Looking through the lens of a camera: The media’s distortion of already struggling countries

Photo courtesy of Daniel Wilkinson

By Hanna Kim

Social media shortens our attention spans, leaving us likely to avoid the truth beyond the keywords we see so frequently. Because of all the devastating news reports and heart-wrenching pictures on social media, as well as the constant bombardment of headlines with the words “Afghanistan” and “death,” the country is now more associated with war and devastation than with beauty or potential.

With the awakening of the social media age came a more subtle movement: scrolling. Because most social media websites are structured in a picture by picture format, its users are getting better at comprehending information in a shorter amount of time.
Studies by Heatmap service provider Clicktale show that people used the scrollbar on 76 percent of the pages. Usability expert Jakob Nielsen shows that on phones, 50 percent of the users tend to process information within ten seconds and 90 percent can do it within 14 seconds.

Fourteen seconds is enough time to receive the information, understand it, then store it in our short term memory. However, 14 seconds is not enough time to establish a strong emotional connection that compels people to help alleviate the suffering of struggling populations.

Not only is the shortened attention span affecting the victims of the war in Afghanistan, the lack of coverage, or rather extended coverage, is also distorting our perception of developing countries.

“This year, American economic concerns, the midterm elections, and the oil spill in the Gulf of Mexico each earned more than twice as much news media attention as the war [in Afghanistan],” Brian Stelter of the New York Times said.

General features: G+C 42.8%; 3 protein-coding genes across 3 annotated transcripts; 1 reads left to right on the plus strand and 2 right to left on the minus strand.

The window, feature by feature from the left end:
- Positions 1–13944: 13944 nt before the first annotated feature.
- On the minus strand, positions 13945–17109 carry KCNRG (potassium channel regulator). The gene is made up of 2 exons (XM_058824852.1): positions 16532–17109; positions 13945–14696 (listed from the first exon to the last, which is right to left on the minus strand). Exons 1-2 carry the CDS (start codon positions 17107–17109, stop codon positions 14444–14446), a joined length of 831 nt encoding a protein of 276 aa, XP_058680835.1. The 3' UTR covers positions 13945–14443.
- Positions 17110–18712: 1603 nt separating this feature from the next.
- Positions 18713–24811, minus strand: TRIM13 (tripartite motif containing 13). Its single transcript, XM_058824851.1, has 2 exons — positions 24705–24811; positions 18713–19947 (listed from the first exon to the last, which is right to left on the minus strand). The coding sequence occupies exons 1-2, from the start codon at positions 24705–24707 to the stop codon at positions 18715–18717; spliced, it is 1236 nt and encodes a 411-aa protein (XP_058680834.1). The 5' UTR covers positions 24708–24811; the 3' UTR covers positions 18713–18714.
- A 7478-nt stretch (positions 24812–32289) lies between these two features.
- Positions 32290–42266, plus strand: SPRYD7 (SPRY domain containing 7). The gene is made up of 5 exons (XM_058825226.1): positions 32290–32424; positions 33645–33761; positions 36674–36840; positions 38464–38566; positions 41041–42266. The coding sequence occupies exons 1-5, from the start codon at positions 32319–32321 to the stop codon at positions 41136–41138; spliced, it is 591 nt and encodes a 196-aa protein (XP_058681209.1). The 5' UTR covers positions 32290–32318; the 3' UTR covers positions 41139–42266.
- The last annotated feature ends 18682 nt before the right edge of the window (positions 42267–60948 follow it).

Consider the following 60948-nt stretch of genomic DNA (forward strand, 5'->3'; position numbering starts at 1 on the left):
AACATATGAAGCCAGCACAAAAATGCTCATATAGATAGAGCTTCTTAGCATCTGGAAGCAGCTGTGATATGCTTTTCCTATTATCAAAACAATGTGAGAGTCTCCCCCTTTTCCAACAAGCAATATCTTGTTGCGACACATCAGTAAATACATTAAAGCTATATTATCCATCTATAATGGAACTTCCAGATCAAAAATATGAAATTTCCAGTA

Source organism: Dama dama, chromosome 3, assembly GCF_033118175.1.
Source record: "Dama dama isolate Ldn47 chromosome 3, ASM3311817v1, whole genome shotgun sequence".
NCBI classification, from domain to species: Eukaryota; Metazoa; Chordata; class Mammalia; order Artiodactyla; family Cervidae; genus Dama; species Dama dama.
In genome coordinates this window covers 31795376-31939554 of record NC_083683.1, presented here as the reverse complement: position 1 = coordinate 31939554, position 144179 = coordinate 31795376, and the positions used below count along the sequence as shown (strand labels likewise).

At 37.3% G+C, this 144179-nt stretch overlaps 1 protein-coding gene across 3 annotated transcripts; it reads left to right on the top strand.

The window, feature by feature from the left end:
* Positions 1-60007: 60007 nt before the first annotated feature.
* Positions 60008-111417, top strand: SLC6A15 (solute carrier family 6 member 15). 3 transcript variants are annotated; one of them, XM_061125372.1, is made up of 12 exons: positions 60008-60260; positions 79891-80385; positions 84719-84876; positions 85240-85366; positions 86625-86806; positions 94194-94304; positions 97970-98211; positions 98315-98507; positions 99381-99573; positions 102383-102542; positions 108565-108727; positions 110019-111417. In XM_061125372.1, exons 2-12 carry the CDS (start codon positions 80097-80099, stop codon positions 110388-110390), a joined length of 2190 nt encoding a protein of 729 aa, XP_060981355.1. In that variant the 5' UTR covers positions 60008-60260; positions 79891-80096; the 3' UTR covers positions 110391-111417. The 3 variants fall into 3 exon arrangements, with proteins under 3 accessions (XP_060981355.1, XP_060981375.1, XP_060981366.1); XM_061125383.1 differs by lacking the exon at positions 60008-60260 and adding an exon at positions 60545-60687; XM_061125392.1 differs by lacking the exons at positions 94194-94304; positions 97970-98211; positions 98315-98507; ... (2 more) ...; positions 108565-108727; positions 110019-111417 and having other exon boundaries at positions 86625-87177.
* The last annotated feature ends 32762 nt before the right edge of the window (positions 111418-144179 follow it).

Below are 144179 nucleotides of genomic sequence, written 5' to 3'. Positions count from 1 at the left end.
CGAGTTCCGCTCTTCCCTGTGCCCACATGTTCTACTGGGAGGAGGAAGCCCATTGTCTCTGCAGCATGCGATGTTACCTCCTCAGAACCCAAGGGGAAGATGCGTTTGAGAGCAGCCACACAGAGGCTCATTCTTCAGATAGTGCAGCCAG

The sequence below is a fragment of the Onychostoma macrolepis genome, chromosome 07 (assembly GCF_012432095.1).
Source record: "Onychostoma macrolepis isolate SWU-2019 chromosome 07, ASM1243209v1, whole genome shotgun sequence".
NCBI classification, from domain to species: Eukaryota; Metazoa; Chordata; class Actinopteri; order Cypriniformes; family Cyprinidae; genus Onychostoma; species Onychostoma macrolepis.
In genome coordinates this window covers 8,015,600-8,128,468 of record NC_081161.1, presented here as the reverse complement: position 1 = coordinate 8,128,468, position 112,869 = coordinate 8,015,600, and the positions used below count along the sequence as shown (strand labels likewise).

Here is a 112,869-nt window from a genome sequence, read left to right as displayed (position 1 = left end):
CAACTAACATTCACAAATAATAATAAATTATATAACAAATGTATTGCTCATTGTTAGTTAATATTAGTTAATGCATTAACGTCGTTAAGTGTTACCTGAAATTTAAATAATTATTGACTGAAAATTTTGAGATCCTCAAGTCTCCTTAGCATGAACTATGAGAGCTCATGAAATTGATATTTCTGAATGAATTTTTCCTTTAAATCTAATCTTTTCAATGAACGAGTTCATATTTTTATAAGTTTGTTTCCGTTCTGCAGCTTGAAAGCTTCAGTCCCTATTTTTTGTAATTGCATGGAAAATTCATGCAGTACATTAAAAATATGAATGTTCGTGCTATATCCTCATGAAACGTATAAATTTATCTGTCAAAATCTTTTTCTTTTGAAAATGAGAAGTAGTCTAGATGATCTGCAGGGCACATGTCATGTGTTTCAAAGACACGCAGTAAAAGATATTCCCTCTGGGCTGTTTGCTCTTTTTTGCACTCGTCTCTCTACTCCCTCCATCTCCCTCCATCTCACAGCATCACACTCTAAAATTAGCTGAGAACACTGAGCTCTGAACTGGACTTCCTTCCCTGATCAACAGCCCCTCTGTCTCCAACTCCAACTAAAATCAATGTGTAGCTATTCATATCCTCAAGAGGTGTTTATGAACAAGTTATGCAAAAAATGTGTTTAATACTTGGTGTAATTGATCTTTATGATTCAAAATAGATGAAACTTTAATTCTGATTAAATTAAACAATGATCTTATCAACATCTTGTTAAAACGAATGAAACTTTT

Through the eyes of media and photography, our perception is limited to what the camera wants us to see. For Afghanistan, war and destruction remain as the topics of interest. Only a few pictures of a warless Afghanistan can be found. In a certain picture, despite the stunning mountain landscape rising above lush green farmlands, the focus is still on a small army vessel.

The constant bombardment of disheartening pictures has left many of us numb to the violence that takes place in these countries. Even though the pictures do not stop, the amount of shock felt by the people on social media lessons to the point where we lose motivation to take action.

Afghanistan is not the only victim of the distorted perceptions that result from looking through the lens of a camera. As a country that shares its name in the title of the rising terrorist power, the Islamic State of Iraq and Syria, Iraq rarely sees any headlines that do not refer to a terrorist organization. As well as numbing us to the violence, the media goes one step further and manages to make us fear this country. We are less likely to establish an emotional connection with the people of this country when all we are shown is the murder done in their name.

“The media does a lot of things to give us information, but it’s also keeping us from realizing stuff about countries that we don’t have good access to. It’s important to remember that these are actual countries and they have sides that we don’t know about. The best thing is to always keep our minds open,” junior Pedro de Marcos said.

Author: Plaid Press

Granada Hills Charter High School newspaper

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